This year’s flu season has hit the U.S. pretty strongly, if you haven’t heard. In its latest flu update, the Centers for Disease Control and Prevention (CDC) announced that hospitalizations and deaths related to the H1N1 strain of the virus are up from only the past week.

The CDC’s weekly update, which takes data from state health departments, reported that 10 children died of the flu during the second week of January, bringing the CDC’s total flu-related pediatric deaths to 20. Meanwhile, the number of states reporting flu activity rose from 36 to 40. The CDC says that “the estimated proportion of flu- and pneumonia-related deaths is now above epidemic threshold (7.2 percent) for the first time this season,” and that they’re happening at a higher rate than expected for this time of the year — 7.5 percent of all U.S. deaths last week were from flu or pneumonia, CBS News reported.

The CDC doesn’t track flu-related adult deaths, however, they ranged from 3,000 to 49,000 each year between 1976 and 2006. Flu season typically starts around October — this season started early, in September — and peaks between January and March. There’s no way to know, however, when it has peaked. “As typical of a flu season, some areas are being harder hit than other areas,” said CDC spokesman Tom Skinner, according to CNN.

California seems to be among the hardest areas hit so far. “Influenza activity continues in earnest across the state,” said Dr. Gil Chavez, deputy director of the Centers for Infectious Diseases with the California Department of Public Health, in a media briefing, according to The San Francisco Chronicle. “So far, this appears to be a pretty severe season. What we don’t know is if this is going to abate, or whether reported cases will continue.” He said that 45 people under the age of 65 have already died in California, including two children. “An additional 50 deaths are currently being investigated and are likely to be confirmed next week,” he said, according to CNN.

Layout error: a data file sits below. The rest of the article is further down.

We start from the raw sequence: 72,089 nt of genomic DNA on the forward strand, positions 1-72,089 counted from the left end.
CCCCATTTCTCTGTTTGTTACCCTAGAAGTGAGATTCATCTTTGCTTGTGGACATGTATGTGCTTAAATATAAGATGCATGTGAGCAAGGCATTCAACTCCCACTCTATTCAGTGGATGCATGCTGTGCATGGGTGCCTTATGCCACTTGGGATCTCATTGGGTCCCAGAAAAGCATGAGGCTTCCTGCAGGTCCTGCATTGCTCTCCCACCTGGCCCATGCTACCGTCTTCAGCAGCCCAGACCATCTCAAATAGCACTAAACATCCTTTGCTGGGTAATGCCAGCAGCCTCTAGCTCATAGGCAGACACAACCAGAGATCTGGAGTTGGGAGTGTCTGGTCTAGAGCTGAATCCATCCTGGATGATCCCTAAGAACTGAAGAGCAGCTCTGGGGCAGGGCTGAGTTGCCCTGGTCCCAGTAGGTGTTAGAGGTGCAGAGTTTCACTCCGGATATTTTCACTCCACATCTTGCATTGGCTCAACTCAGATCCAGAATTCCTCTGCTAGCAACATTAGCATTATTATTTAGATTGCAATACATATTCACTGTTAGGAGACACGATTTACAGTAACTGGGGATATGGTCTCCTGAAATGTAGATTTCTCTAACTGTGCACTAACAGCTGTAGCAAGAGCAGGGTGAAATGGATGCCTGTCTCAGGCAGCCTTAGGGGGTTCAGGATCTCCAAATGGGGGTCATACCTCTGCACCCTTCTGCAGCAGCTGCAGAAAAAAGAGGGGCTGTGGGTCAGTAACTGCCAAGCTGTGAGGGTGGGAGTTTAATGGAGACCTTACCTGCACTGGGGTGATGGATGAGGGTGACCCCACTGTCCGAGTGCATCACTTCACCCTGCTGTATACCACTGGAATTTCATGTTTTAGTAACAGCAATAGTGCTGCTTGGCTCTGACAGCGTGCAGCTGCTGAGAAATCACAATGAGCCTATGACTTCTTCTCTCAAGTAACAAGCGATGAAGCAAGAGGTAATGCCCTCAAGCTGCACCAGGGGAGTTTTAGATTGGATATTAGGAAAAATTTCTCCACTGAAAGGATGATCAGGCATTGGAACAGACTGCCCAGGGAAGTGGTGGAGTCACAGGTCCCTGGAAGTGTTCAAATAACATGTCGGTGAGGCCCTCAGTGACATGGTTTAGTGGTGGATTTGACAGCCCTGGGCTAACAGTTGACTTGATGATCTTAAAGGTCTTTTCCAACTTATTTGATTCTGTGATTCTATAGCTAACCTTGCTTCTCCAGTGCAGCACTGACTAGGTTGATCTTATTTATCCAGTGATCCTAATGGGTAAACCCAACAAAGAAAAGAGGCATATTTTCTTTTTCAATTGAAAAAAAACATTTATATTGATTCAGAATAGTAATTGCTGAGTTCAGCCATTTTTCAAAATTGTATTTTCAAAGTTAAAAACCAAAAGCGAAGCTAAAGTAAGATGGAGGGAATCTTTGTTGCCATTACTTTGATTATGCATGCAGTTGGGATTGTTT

As the flu has spread throughout North America, a trend has started to emerge. Rather than hitting the age groups most prone to sickness — children, infants, and the elderly — it has been affecting adults in-between. “More than 60 percent of hospitalizations continue to occur in people between the ages of 18 and 64,” the update said. “While this is a somewhat unusual pattern for seasonal flu, a similar age distribution for hospitalizations was seen during the 2009 H1N1 pandemic.”

The 2009 H1N1 pandemic caused 60.8 million illnesses in the U.S. The CDC believes those over 65 may not be as affected by H1N1 because they might have been exposed to predecessors of the 2009 H1N1 virus when they were younger, causing them to build antibodies. The CDC also attributes the higher numbers of sick young people to their tendency to forgo the flu vaccine — few of the 40 percent of Americans who get it are young.